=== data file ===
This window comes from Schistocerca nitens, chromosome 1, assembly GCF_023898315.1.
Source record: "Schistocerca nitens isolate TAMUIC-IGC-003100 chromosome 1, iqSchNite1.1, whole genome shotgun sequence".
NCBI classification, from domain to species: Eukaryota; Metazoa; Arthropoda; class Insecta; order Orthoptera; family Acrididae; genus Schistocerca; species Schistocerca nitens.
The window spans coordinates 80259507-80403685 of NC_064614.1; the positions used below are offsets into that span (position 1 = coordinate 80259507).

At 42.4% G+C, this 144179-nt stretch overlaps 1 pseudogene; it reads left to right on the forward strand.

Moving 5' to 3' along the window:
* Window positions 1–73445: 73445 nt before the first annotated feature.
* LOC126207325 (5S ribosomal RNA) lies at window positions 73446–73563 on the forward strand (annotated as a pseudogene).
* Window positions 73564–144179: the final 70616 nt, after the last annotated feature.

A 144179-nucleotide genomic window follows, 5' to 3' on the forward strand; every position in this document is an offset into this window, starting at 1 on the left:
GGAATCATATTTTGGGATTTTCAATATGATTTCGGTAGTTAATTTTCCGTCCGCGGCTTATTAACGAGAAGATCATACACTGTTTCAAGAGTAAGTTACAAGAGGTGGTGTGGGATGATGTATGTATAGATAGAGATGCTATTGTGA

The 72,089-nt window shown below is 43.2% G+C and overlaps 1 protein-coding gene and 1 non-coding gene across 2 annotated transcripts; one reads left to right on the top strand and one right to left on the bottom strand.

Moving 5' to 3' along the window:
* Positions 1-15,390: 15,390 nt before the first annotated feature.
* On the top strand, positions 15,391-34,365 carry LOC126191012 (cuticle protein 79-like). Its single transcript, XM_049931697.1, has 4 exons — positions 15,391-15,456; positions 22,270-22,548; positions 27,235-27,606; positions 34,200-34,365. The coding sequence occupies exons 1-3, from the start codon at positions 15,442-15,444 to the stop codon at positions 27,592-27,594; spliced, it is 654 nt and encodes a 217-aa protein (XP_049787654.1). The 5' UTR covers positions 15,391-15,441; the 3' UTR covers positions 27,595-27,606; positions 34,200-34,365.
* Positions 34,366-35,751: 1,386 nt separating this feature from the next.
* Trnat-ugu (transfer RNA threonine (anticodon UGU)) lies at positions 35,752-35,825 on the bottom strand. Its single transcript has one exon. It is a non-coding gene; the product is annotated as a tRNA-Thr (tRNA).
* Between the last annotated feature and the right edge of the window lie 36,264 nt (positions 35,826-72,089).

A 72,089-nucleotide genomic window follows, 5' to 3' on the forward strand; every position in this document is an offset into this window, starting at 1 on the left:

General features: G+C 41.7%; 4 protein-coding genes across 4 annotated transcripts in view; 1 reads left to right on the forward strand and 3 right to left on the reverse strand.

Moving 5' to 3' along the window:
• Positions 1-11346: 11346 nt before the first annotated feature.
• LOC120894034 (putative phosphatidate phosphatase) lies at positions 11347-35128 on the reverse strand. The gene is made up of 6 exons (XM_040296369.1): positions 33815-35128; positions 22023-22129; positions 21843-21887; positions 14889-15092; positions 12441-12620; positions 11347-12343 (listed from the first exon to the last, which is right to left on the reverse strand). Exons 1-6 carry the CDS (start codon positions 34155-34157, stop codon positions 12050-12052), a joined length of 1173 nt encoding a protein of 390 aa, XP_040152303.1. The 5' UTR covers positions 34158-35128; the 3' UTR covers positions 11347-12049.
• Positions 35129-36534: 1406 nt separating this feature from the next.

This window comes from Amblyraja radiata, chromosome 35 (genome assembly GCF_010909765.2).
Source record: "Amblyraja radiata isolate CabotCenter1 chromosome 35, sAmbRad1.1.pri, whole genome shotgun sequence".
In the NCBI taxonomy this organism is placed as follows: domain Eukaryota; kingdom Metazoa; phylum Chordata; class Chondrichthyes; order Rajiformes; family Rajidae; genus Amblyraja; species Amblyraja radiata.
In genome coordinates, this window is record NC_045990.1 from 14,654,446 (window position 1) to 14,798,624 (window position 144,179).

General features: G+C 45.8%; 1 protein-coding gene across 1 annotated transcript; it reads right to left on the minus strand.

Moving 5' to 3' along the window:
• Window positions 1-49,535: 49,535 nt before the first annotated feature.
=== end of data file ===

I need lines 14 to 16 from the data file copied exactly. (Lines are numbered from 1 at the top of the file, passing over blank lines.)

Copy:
* Positions 1-15,390: 15,390 nt before the first annotated feature.
* On the top strand, positions 15,391-34,365 carry LOC126191012 (cuticle protein 79-like). Its single transcript, XM_049931697.1, has 4 exons — positions 15,391-15,456; positions 22,270-22,548; positions 27,235-27,606; positions 34,200-34,365. The coding sequence occupies exons 1-3, from the start codon at positions 15,442-15,444 to the stop codon at positions 27,592-27,594; spliced, it is 654 nt and encodes a 217-aa protein (XP_049787654.1). The 5' UTR covers positions 15,391-15,441; the 3' UTR covers positions 27,595-27,606; positions 34,200-34,365.
* Positions 34,366-35,751: 1,386 nt separating this feature from the next.